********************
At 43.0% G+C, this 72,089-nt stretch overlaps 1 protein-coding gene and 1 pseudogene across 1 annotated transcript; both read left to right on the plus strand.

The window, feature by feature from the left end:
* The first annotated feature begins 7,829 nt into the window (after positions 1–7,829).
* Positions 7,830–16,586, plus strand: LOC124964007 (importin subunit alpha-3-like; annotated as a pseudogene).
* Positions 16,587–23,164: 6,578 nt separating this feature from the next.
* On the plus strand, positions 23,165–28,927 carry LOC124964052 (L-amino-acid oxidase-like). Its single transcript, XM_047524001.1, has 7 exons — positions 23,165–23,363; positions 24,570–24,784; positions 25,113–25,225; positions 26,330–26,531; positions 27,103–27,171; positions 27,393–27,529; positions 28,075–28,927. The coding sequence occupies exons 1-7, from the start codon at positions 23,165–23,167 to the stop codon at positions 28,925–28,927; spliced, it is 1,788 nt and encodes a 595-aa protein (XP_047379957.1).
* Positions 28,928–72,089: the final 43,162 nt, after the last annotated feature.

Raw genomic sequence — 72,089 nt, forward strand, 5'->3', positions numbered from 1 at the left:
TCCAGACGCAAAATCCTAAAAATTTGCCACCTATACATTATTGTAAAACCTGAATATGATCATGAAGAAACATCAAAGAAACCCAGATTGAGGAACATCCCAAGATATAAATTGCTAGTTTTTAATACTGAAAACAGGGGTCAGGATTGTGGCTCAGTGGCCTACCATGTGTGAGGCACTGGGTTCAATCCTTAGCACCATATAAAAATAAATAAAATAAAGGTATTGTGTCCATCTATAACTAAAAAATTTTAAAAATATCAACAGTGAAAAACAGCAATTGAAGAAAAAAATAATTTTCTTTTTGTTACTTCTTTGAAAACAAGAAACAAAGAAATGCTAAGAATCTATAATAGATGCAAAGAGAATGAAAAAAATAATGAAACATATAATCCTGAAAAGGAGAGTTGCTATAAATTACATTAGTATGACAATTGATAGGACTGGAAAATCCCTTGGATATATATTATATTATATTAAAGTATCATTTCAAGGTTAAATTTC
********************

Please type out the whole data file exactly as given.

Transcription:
At 43.0% G+C, this 72,089-nt stretch overlaps 1 protein-coding gene and 1 pseudogene across 1 annotated transcript; both read left to right on the plus strand.

The window, feature by feature from the left end:
* The first annotated feature begins 7,829 nt into the window (after positions 1–7,829).
* Positions 7,830–16,586, plus strand: LOC124964007 (importin subunit alpha-3-like; annotated as a pseudogene).
* Positions 16,587–23,164: 6,578 nt separating this feature from the next.
* On the plus strand, positions 23,165–28,927 carry LOC124964052 (L-amino-acid oxidase-like). Its single transcript, XM_047524001.1, has 7 exons — positions 23,165–23,363; positions 24,570–24,784; positions 25,113–25,225; positions 26,330–26,531; positions 27,103–27,171; positions 27,393–27,529; positions 28,075–28,927. The coding sequence occupies exons 1-7, from the start codon at positions 23,165–23,167 to the stop codon at positions 28,925–28,927; spliced, it is 1,788 nt and encodes a 595-aa protein (XP_047379957.1).
* Positions 28,928–72,089: the final 43,162 nt, after the last annotated feature.

Raw genomic sequence — 72,089 nt, forward strand, 5'->3', positions numbered from 1 at the left:
TCCAGACGCAAAATCCTAAAAATTTGCCACCTATACATTATTGTAAAACCTGAATATGATCATGAAGAAACATCAAAGAAACCCAGATTGAGGAACATCCCAAGATATAAATTGCTAGTTTTTAATACTGAAAACAGGGGTCAGGATTGTGGCTCAGTGGCCTACCATGTGTGAGGCACTGGGTTCAATCCTTAGCACCATATAAAAATAAATAAAATAAAGGTATTGTGTCCATCTATAACTAAAAAATTTTAAAAATATCAACAGTGAAAAACAGCAATTGAAGAAAAAAATAATTTTCTTTTTGTTACTTCTTTGAAAACAAGAAACAAAGAAATGCTAAGAATCTATAATAGATGCAAAGAGAATGAAAAAAATAATGAAACATATAATCCTGAAAAGGAGAGTTGCTATAAATTACATTAGTATGACAATTGATAGGACTGGAAAATCCCTTGGATATATATTATATTATATTAAAGTATCATTTCAAGGTTAAATTTC